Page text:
DIY almost-variac

Discussion in 'General Electronics Chat' started by RiJoRI, Oct 31, 2008.

  1. RiJoRI

    Thread Starter Well-Known Member

    Aug 15, 2007
    536
    26
    I remember reading many moons ago about someone using a pair of 120V-12V AC transformers with (an L-Pad? a varistor?) mounted between the two, which would work as a ~0 to ~120VAC variable power supply.

    I stuck the idea into the Just-in-case-I-need-it-Someday part of my memory. Now I wonder if this is, in general, A Good Idea, or if it was from Looney-Land. Obviously, a fuse or two would be needed, but is there anything basically wrong with this idea?

    The concept, pictorially:
    120VAC =[X]=/ 12VAC /==[VR]==/ 0-12VAC /=[X]= 0-120VAC

    [X] X'former
    [VR] Variable Resisitance

    Thanks,
    --Rich
     
  2. Ron H

    AAC Fanatic!

    Apr 14, 2005
    7,050
    656
    It won't work at any appreciable output current level. The secondary impedance of a transformer is N^2 (N squared) times the primary impedance, where N is the turns ratio. For a 12:120 transformer, your L-pad impedance will be multiplied by 100 as seen at the output of your "variac".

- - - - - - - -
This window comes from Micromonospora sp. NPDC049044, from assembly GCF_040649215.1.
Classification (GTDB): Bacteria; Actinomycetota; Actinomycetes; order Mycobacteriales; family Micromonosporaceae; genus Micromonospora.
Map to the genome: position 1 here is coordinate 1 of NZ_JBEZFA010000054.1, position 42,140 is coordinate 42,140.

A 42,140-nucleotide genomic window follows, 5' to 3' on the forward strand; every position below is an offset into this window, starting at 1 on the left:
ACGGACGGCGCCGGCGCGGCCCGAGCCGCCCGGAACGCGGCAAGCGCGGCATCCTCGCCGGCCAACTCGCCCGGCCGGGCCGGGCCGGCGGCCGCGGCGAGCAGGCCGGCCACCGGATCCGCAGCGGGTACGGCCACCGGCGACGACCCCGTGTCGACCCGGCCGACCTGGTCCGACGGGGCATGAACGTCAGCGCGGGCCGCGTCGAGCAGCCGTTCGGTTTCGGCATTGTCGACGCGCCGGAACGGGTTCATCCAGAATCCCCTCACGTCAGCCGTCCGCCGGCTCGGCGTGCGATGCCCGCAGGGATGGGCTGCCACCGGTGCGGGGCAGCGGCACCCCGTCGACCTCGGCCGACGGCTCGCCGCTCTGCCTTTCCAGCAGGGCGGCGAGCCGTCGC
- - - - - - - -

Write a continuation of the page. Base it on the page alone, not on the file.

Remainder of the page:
3. RiJoRI

    Thread Starter Well-Known Member

    Aug 15, 2007
    536
    26
    Thanks, Ron! :D It seemed like a good idea, so I guess my BS detector was tripping. I s'pose if it was that easy, there'd be dozens of plans for the circuit. I'm glad I never needed a "semi-variac" ("semi" in that the output voltage would never be greater than the input voltage).

    --Rich
     
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